The economic success thus spurred was sustained because the government became accountable and responsive to citizens and the great mass of people. Sadly, the people of the north have endured decades of famine, political repression, and very different economic institutions—with no end in sight. The differences between the Koreas is due to the politics that created these completely different institutional trajectories.

Based on fifteen years of original research Acemoglu and Robinson marshall extraordinary historical evidence from the Roman Empire, the Mayan city-states, medieval Venice, the Soviet Union, Latin America, England, Europe, the United States, and Africa to build a new theory of political economy with great relevance for the big questions of today, including:

- China has built an authoritarian growth machine. Will it continue to grow at such high speed and overwhelm the West?

- Are America’s best days behind it? Are we moving from a virtuous circle in which efforts by elites to aggrandize power are resisted to a vicious one that enriches and empowers a small minority?

- What is the most effective way to help move billions of people from the rut of poverty to prosperity? More philanthropy from the wealthy nations of the West? Or learning the hard-won lessons of Acemoglu and Robinson’s breakthrough ideas on the interplay between inclusive political and economic institutions?

Why Nations Fail will change the way you look at—and understand—the world. 
Bruce Bueno de Mesquita is a master of game theory, which is a fancy label for a simple idea: People compete, and they always do what they think is in their own best interest. Bueno de Mesquita uses game theory and its insights into human behavior to predict and even engineer political, financial, and personal events. His forecasts, which have been employed by everyone from the CIA to major business firms, have an amazing 90 percent accuracy rate, and in this dazzling and revelatory book he shares his startling methods and lets you play along in a range of high-stakes negotiations and conflicts.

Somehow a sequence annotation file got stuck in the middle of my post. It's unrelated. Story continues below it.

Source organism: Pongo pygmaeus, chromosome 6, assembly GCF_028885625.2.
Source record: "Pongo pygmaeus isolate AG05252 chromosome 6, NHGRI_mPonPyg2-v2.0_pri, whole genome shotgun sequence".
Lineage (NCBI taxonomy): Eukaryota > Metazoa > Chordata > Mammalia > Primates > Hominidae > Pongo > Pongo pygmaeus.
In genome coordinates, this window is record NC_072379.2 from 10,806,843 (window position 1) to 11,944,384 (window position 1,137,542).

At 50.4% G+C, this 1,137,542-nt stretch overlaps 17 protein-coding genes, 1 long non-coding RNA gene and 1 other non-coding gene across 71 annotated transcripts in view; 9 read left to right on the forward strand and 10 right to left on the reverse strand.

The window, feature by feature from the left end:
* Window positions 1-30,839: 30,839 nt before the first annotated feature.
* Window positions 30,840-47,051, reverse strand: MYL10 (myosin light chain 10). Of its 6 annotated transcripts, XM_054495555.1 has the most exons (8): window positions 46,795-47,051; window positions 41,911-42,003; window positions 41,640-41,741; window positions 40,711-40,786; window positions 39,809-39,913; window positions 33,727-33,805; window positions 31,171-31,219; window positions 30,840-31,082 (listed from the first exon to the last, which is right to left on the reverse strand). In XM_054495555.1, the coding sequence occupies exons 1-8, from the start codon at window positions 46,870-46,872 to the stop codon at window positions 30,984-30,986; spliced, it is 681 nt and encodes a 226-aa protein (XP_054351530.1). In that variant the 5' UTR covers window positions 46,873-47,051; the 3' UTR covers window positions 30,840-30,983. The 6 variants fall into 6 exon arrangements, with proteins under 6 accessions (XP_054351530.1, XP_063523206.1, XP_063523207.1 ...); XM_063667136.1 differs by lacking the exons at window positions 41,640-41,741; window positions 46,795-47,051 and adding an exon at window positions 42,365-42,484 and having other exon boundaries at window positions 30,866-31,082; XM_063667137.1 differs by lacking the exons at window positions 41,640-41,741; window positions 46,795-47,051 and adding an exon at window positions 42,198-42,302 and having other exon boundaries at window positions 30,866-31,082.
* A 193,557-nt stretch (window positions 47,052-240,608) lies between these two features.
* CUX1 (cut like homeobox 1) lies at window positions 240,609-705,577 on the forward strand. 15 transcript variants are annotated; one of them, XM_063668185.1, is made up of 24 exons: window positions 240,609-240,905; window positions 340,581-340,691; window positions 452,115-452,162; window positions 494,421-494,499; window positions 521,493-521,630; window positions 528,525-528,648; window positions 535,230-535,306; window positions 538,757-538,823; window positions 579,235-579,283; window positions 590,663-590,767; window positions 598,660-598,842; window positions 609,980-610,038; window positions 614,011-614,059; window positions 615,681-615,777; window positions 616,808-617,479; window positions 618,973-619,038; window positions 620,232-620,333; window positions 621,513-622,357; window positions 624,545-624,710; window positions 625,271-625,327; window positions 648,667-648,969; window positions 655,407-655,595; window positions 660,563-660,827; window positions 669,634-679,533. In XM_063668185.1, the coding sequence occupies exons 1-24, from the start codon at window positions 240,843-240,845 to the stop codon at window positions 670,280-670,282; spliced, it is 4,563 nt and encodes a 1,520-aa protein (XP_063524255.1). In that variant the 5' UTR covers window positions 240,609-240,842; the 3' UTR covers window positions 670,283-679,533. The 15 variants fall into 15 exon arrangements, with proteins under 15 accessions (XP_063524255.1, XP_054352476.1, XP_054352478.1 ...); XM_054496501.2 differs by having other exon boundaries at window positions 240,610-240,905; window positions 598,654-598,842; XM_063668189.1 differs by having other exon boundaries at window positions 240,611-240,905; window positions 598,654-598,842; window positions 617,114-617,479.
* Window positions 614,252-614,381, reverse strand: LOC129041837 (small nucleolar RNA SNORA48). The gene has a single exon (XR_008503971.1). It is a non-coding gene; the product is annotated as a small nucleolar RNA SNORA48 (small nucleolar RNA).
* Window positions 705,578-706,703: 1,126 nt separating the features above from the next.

Revealing the origins of game theory and the advances made by John Nash, the Nobel Prize—winning scientist perhaps best known from A Beautiful Mind, Bueno de Mesquita details the controversial and cold-eyed system of calculation that he has since created, one that allows individuals to think strategically about what their opponents want, how much they want it, and how they might react to every move. From there, Bueno de Mesquita games such events as the North Korean disarmament talks and the Middle East peace process and recalls, among other cases, how he correctly predicted which corporate clients of the Arthur Andersen accounting firm were most likely engaged in fraudulent activity (hint: one of them started with an E). And looking as ever to the future, Bueno de Mesquita also demonstrates how game theory can provide successful strategies to combat both global warming (instead of relying on empty regulations, make nations compete in technology) and terror (figure out exactly how much U.S. aid will make Pakistan fight the Taliban).

But as Bueno de Mesquita shows, game theory isn’t just for saving the world. It can help you in your own life, whether you want to succeed in a lawsuit (lawyers argue too much the merits of the case and question too little the motives of their opponents), elect the CEO of your company (change the system of voting on your board to be more advantageous to your candidate), or even buy a car (start by knowing exactly what you want, call every dealer in a fifty-mile radius, and negotiate only over the phone).

Savvy, provocative, and shockingly effective, The Predictioneer’s Game will change how you understand the world and manage your future. Life’s a game, and how you play is whether you win or lose.


From the Hardcover edition.